Numerous studies have revealed the beneficial effects of moderate beer consumption on cardiovascular diseases. However, the presence of alcohol in beer can represent a matter of concern, since alcohol intake poses a risk to some individuals. Additionally, adults who are life-long abstainers should not be encouraged to consume alcohol for health purposes. Consequently, the benefits of beer consumption remain a controversial issue. In this scenario, the present review gathers the reported information concerning the cardiovascular effects of non-alcoholic beer, and makes a comparison between these effects and those of conventional beer. Despite the scarcity of published results to date describing the effects of non-alcoholic beer consumption, the available literature indicates that it is more effective than conventional beer in preventing oxidative stress (lower lipid and protein oxidation), preserving the endothelial function (lower endothelial dysfunction) and inhibiting thrombogenic activity (lowered oxidized LDL). By contrast, conventional beer has shown to induce greater increases in HDL-cholesterol levels (known as a cardiovascular protective factor) compared to non-alcoholic beer. This effect cannot be solely attributed to alcohol content, since the polyphenol content in conventional beer tends to be higher than that found in non-alcoholic beer.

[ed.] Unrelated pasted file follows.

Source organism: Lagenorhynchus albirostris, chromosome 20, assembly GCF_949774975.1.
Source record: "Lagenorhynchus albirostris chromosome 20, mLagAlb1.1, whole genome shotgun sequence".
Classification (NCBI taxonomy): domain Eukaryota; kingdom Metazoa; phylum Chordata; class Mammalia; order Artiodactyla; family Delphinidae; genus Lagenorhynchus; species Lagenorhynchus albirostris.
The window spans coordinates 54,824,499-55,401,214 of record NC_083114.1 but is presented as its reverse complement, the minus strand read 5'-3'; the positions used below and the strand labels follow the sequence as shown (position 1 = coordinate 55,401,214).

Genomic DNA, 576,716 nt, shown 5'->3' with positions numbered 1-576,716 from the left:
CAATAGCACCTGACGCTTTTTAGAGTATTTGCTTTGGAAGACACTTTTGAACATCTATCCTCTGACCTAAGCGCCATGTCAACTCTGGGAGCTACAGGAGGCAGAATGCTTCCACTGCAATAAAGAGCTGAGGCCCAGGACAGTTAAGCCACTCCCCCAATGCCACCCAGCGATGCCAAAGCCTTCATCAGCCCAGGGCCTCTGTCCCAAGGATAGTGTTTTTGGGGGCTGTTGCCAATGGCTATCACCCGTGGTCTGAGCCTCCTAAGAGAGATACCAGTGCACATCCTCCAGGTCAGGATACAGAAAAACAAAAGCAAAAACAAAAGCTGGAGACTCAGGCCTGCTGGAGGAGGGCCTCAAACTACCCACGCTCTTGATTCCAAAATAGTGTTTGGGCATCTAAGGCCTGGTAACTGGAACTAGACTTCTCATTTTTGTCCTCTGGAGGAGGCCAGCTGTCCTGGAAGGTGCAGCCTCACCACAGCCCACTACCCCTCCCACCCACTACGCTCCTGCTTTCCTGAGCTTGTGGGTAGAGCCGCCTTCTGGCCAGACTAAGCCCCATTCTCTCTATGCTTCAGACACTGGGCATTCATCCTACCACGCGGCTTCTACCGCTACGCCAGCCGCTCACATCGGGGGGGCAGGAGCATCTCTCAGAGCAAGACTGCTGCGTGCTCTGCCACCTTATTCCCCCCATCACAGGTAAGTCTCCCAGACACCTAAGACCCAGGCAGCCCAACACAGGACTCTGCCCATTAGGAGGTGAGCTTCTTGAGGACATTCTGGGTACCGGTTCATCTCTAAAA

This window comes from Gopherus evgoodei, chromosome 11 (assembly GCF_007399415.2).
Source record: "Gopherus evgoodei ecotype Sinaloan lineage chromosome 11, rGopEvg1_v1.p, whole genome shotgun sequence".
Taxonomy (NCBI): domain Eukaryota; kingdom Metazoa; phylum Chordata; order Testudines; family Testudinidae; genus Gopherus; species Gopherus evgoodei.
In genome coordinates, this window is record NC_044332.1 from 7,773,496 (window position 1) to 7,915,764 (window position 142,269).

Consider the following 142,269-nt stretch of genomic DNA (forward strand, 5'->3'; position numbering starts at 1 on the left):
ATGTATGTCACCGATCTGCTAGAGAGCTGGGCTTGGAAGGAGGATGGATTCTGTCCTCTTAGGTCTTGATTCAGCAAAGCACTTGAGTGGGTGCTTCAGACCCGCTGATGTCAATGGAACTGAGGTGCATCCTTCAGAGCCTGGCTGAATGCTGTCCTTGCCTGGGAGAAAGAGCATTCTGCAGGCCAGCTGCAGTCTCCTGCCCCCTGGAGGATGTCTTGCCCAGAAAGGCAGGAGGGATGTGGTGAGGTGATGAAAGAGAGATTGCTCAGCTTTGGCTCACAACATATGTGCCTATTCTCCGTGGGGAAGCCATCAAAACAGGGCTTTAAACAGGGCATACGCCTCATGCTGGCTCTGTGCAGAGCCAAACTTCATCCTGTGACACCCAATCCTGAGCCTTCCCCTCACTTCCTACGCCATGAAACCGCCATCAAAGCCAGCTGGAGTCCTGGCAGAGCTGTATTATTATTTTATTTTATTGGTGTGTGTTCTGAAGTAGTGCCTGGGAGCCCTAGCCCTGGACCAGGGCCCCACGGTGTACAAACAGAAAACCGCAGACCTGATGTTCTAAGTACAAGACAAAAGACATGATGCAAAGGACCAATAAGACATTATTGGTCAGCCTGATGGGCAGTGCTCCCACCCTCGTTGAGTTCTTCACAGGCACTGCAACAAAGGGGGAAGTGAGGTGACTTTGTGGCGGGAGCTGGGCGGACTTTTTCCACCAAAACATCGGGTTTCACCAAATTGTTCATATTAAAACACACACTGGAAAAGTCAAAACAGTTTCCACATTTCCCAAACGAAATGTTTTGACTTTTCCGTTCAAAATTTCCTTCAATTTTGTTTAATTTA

Keywords: (poly)phenols; alcohol; beer; cardiovascular markers; non-alcoholic beer.